In 1955 Moscow, a critical mass of youth is just as renegade as their counterparts depicted in American films of the 1950s, such as James Dean’s iconoclastic role in “Rebel Without a Cause.” The young Soviet rebels call themselves nicknames borrowed from the United States. They sport carefully styled big hairdos while clad in brightly colored foreign attire smuggled into the black market. Their favorite underground clubs feature banned music like the jazz of Miles Davis and Charlie Parker as well as the rock ‘n’ roll of Elvis Presley (who was also thought rather dangerous to society when first introduced in the U.S.).
As a 20-year-old young communist who’s always followed the party line, Mels (Anton Shagin) lives up to his name — an acronym for Marx, Engels, Lenin and Stalin. A reserved “square,” he initially finds the daring antics of the “hipsters” to be shockingly disturbing. In fact, he’s an officer serving in the fashion police, whose duty is to slice up and destroy forbidden garments while still on the body of the offender, vanquishing the trappings of forbidden culture on the spot.
But then he falls for a hipster girl (Oksana Akinshina) and starts to drink the Kool-Aid himself. He also learns the pleasures of rhythm, picking up dancing and the saxophone along the way, completing his transformation from a former fashion policeman into a stylish icon adorned with a pompadour and the latest Western clothing trends.
(Russian with subtitles; 125 min.; scope)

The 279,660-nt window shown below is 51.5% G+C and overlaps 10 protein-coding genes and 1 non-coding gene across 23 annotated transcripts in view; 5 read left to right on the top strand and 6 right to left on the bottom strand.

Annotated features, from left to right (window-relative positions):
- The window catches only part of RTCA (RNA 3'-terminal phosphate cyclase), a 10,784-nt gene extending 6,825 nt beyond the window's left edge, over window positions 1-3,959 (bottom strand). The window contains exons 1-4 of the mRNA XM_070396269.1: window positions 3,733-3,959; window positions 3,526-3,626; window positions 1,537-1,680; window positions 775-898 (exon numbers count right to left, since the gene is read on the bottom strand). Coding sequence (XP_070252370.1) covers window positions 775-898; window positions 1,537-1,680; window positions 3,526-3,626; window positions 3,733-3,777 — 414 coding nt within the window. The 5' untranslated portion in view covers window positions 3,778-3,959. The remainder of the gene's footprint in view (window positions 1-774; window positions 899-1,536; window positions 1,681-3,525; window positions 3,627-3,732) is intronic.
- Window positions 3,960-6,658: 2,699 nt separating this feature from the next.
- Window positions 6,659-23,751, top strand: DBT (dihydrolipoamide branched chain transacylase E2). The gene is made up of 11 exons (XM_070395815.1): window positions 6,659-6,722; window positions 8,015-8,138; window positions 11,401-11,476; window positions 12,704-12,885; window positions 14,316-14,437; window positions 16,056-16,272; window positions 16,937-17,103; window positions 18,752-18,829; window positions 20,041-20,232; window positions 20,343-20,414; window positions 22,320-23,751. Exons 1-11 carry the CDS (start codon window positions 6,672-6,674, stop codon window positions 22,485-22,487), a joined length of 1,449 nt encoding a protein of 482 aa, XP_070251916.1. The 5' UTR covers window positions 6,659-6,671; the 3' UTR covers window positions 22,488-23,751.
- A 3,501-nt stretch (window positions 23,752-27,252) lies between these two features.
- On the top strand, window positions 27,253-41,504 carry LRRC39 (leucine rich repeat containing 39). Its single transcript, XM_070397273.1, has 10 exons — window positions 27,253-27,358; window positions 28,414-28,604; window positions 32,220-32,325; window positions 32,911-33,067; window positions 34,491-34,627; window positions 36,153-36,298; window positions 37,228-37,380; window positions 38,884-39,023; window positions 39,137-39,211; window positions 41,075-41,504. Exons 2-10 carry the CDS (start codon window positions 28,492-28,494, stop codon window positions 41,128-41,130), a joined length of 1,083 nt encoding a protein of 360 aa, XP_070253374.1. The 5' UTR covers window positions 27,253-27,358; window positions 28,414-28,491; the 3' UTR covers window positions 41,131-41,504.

Landmark’s E Street Cinema
Opens Fri., April 6
4 out of 5 stars
Francophonie Film Festival
The Francophonie Film Festival continues through April 4 with films from French-speaking countries around the globe.
American Film Institute (AFI) Silver Theatre
Ongoing series include: “Dickens in the Cinema: A Bicentennial Retrospective” (through April 9), “Bigger Than Life: The Films of Nicholas Ray” (through April 12), “Gene Kelly Centennial Retrospective” (through April 5), and “Things to Come: The City Imagined on Film” (through April 5).
(301) 495-6700, www.afi.com/silver
National Gallery of Art
“Japanese Divas” (April 6-May 5) features films from the top actresses of Japan’s golden age of cinema in the 20th century: Setsuko Hara, Machiko Kyo, Hideko Takamine, Kinuyo Tanaka, Ayako Wakao and Isuzu Yamada.
Filmfest DC selections include Tanaka playing the wife in Kenji Mizoguchi’s “Sansho, the Bailiff” (April 15, 4 p.m.) and Hara’s turn as the reluctant bride honoring her father in Yasujiro Ozu’s “Late Spring.” And don’t miss Filmfest DC’s example of current Japanese film: Naomi Kawase’s “Hanezu” (April 22, 4:30 p.m.), an elegant romance from the 2011 Cannes Film Festival.
(202) 842-6799, www.nga.gov/programs/film
Freer Gallery of Art
The series “Castles in the Sky: Miyazaki, Takahata, and the Masters of Studio Ghibli” (April 15) features special guest Helen McCarthy, author of “Hayao Miyazaki: Master of Japanese Animation.” The all-day marathon marks the National Cherry Blossom Festival’s centennial along with the National Gallery of Art, the AFI Silver Theatre, and the Japan Information and Culture Center of the Embassy of Japan.
In partnership with AFI Silver, “Korean Film Festival DC 2012: The Art of the Moving Image from Korea” continues through April 26. And in collaboration with the Korean Film Festival, “Moving Perspectives” (through April 26) showcases contemporary Korean video art in the Freer’s Meyer Auditorium.
(202) 357-2700, www.asia.si.edu/events/films.asp
About the Author
Ky N. Nguyen is the film reviewer of The Washington Diplomat.